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When I was just the age of starting school, there were two television programs, what would be called science fiction shows. They were not, however, just futuristic tableaus. Episodes always had some odd, almost eerie, twist and carried a message. Perhaps because I didn’t watch television much, I only recall one episode and just flashes of certain scenes that have stayed with me all these years. The details may be a bit muddled, but this is the overall story.

The episode opens with an early 1960’s man at home. He is wearing the business uniform of the time—a dark suit, white shirt, tie, and a hat in hand. After kissing his wife’s cheek and saying good-bye, the man gets into his car to drive to work. But he is startled to see that an unusually dense, enveloping fog has materialized overnight. Visibility is almost nil.

I’m not sure what happens next, but somehow he, his wife and neighbors realize that their entire block has been hijacked by outer space abductors. These un-earthlings look somewhat like giant Lizards. The purpose of the neighborhood kidnapping is to perform an experiment — use the neighborhood as a case study to determine whether Earth is a suitable place for colonization.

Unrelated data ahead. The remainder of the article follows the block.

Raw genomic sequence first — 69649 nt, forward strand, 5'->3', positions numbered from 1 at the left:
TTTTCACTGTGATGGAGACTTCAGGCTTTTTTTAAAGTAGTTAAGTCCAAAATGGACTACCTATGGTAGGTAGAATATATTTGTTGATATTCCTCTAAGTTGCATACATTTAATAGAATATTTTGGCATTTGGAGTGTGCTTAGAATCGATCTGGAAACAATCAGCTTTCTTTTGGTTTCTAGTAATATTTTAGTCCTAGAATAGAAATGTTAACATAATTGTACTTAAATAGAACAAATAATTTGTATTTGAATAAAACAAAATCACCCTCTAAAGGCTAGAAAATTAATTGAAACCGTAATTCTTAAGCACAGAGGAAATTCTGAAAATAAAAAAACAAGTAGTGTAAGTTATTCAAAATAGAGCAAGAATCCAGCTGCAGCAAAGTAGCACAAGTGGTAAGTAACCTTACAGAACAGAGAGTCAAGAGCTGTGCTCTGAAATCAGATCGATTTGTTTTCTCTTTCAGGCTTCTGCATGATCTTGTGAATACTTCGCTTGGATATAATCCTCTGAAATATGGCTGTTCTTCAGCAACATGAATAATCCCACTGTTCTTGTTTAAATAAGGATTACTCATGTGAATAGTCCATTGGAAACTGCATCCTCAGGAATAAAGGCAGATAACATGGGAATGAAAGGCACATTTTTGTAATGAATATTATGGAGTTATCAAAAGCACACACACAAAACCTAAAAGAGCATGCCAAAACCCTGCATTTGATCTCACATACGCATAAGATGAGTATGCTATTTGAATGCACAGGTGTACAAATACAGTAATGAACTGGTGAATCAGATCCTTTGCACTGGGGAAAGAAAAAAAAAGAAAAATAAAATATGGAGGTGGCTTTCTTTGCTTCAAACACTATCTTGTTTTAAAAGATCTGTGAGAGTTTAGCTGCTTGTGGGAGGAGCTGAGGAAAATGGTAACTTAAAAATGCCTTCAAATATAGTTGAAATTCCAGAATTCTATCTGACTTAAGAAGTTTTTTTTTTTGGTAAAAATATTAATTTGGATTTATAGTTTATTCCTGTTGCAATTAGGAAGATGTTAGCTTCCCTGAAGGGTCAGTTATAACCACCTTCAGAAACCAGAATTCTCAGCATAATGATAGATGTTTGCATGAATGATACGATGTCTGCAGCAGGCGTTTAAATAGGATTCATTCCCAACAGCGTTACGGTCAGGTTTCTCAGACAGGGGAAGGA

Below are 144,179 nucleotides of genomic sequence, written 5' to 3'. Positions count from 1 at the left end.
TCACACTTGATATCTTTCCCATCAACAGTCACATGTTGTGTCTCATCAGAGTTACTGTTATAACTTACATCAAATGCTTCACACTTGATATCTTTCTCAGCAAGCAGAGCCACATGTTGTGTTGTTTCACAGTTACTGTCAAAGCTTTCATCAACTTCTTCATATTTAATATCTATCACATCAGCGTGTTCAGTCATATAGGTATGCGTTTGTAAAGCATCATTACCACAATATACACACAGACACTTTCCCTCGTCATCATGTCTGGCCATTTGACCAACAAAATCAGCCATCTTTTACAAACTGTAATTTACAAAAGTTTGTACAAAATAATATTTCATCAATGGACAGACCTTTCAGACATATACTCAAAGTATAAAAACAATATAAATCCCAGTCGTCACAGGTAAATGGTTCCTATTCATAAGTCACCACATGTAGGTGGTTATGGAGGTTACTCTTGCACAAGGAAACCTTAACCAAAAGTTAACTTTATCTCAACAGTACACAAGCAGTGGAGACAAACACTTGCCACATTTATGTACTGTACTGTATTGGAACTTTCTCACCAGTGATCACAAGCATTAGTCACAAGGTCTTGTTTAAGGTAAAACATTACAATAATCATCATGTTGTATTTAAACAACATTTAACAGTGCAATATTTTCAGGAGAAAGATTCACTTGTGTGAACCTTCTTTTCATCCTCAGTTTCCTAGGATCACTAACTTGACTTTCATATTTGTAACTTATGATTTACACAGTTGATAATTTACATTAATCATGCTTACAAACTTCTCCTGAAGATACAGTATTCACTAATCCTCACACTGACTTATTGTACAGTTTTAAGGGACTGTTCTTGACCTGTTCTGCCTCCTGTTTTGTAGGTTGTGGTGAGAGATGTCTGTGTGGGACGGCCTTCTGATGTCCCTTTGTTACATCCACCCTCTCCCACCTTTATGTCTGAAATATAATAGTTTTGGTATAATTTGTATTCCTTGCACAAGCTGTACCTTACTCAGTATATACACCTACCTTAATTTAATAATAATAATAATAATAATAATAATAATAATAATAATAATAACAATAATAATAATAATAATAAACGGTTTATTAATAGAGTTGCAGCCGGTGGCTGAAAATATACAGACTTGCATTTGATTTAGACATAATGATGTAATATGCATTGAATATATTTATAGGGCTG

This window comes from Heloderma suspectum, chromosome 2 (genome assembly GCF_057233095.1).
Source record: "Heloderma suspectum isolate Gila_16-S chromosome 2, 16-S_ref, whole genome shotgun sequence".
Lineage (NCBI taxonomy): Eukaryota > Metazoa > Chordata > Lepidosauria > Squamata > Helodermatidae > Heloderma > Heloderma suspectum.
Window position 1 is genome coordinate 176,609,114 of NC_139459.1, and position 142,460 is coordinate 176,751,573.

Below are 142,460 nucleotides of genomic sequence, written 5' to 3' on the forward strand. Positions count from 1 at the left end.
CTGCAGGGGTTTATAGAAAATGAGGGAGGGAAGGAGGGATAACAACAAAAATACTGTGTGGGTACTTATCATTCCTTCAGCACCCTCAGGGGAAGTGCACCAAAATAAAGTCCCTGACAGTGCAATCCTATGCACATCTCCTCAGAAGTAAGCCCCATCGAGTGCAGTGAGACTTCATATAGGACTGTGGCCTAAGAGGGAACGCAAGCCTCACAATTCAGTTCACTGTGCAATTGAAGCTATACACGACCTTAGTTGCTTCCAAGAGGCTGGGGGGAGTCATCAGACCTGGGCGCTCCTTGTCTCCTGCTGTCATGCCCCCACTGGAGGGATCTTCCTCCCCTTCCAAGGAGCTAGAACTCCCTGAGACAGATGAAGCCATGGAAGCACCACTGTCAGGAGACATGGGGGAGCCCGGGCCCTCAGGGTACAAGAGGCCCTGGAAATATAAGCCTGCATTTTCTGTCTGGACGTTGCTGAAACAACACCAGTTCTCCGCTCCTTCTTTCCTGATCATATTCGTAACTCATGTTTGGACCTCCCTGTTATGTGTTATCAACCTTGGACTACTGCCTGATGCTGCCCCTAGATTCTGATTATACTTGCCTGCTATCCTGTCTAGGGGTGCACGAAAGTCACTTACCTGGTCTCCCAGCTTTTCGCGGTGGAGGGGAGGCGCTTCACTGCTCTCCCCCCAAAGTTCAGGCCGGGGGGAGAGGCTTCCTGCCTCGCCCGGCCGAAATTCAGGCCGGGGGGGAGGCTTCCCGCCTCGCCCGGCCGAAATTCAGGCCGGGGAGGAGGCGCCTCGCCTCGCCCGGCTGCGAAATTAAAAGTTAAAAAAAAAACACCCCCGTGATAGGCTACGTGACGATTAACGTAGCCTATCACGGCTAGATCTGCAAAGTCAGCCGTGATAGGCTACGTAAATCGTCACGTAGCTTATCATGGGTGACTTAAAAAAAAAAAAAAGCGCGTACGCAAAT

The outer space abductors go to great lengths to maintain isolation. Any contact with their subjects turns them into alien Lizards and the experiment fails. The humans, of course, are terrified. This fear changes everything. The once-friendly Saturday drinks and barbecue neighbors suddenly turn into paranoid, hostile, and aggressive enemies. If someone becomes “contaminated,” s/he is immediately thrown out (or it could be that they are killed).

One day, much to her horror, the wife of the business man, discovers a patch of alien Lizard scales on her neck while she is sitting at her bedroom dressing table brushing her hair. At first, she tries to hide the fact from her husband, but soon, he too knows. Both are terrified that the neighbors will find out and she will be expunged.

I don’t remember what happens next, but everyone eventually finds out. The episode’s final scene shows the neighbors, including the businessman and his wife, in a circle holding hands. They have decided to stand together, in solidarity—foil the outer-space experiment to save the planet by turning themselves into Lizard aliens. So how is this related to meditation?